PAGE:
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Sweet violets are in full swing here on the farm! So far, I have made sweet violet tea, attempted to make sweet violet syrup, and have made two types of violet blossom vinegar. The success with the projects has varied somewhat; the sweet violet tea was surprisingly beautiful (an incredible blue), and the vinegars are flavorful and a visually stunning magenta but the syrup accidentally crystallized so I will have to revisit that project later.
I think that the violet infusion would be a lovely menu item for a brunch or tea party (everyone should have tea parties, don’t laugh!), and the white vinegar infusion would be very nice for salad dressings or maybe even pickled eggs. Pink like beets, but floral instead of earthy? Yes, please.
But I think the real gem of my violet experiments thus far is Violet Oxymel.
Oxymel is a complicated word for a simple concept: vinegar + honey = oxymel. As a general rule, oxymels are soothing for coughs and sore throats, and a lovely digestive tonic before or after a meal. They can either be enjoyed by the spoonful without dilution (deliciously sweet and sour), or stirred into a glass of warm or cold water.
By infusing the vinegar with different herbs, a rather lively assortment of oxymels can be created. In this case, I used apple cider vinegar, violet blossoms, and local honey. This is how it looks:
How to Make Violet Oxymel
To make violet oxymel, you will first need to make an infused vinegar. To do this, use a 1:1 ratio of violets and vinegar. In this case, I used a cup of each. After allowing the blossoms to steep in the vinegar for a week, strain the vinegar through a fine mesh sieve to remove the flowers. The apple cider vinegar won’t display as much of a shocking color change, but it definitely takes on a reddish hue.
The ratio of honey to infused vinegar is up to you, but a quarter cup of honey for every cup of vinegar is a good place to start. More honey can always be added if you would prefer that it be sweeter.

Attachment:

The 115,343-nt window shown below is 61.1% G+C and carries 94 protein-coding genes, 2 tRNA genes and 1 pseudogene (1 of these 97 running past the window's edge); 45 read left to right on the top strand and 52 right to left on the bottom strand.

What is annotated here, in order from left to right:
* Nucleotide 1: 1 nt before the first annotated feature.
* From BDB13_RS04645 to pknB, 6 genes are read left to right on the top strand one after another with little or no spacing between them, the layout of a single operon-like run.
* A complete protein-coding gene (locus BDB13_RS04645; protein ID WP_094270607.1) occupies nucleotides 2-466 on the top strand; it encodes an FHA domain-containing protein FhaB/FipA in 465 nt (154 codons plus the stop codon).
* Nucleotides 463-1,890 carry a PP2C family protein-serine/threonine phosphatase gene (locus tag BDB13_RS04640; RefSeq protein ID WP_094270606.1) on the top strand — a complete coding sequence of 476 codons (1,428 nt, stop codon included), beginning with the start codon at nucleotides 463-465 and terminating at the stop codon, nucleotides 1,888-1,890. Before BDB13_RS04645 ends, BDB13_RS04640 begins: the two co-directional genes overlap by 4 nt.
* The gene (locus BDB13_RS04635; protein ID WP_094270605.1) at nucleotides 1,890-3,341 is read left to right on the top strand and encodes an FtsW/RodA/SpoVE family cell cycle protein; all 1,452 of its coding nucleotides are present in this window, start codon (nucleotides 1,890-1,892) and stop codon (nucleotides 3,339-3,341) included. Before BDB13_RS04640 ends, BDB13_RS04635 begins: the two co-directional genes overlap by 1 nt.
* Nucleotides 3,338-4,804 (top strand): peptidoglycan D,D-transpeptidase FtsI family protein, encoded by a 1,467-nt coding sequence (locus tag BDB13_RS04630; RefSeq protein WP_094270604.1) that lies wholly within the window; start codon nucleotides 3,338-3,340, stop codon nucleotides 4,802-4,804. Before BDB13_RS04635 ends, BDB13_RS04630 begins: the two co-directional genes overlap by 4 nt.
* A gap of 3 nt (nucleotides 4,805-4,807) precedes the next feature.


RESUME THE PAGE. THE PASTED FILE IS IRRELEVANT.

Stir the honey into the vinegar. It will usually take a minute or two for the ingredients to mix, so don’t worry if the honey seems to clump together at the bottom.
Once the honey has dissolved completely into the vinegar, the oxymel is ready to use! As a beverage, violet oxymel is especially refreshing over ice, but it makes a nice flavored water at room temperature, too.
Remember when I mentioned how bright pink the infused vinegar is? I’m not kidding:
Other Tips for making Violet Oxymel
Use a layer of parchment paper under the lid if you are infusing the violets and vinegar in a canning jar with a metal ring and lid. The vinegar will have a reaction with the metal in the lids and could drip nasty black oxidation into the infusing vinegar. Not tasty! Glass containers with non-reactive lids are definitely better if you have them.
Pick violets around noon on a dry, sunny day. The fragrance of the flowers will be at its strongest under these conditions.
Don’t feel bad about picking all the blossoms you need. The purple flowers are just for show- they almost never set seeds! Violets grow a second set of tiny, green flowers in the fall that set seed prolifically. The violets will usually respond to harvesting by producing a second crop of purple flowers, so there will be plenty more in a few days anyway. Use just the blossoms- you don’t need the stems.
How to Use Viola odorata
Sweet Violet, Viola odorata, is native to Europe but is very common through out much of the united states. It often grows in lawns and along woodland edges, although it can be hard to spot at first because of its small size. Violet has several properties that merit consideration for household use, especially because it is found so widely in backyards and vacant lots.
There are several culinary uses for violet. First, the above ground parts are edible. The young leaves can be used as a salad green or lightly steamed much like spinach, while the flowers can be candied, enjoyed as a fragrant tea, or used as a beautiful addition to salads. Violet syrup, also made from the blossoms, is a unique flavoring for desserts and beverages.
Beyond culinary uses, violet has a historical reputation for being expectorant, ant-inflammatory, diuretic, and alterative. The underground portions of violet should be used with caution, if at all, as they have a reputation for being a strong purgative and emetic. The leaves and flowers, however, are gentle and mild enough that they were commonly given to children. As a children’s herb, violet was often used to encourage regular bowel movements or to soothe fevers.
Even though people can be dismissive of violets and consider them almost as much as a nuisance as dandelions, I’m always thrilled when I find them volunteering in my garden beds or creeping into another area of the lawn. With so many wonderful uses, what’s not to like?
All the best,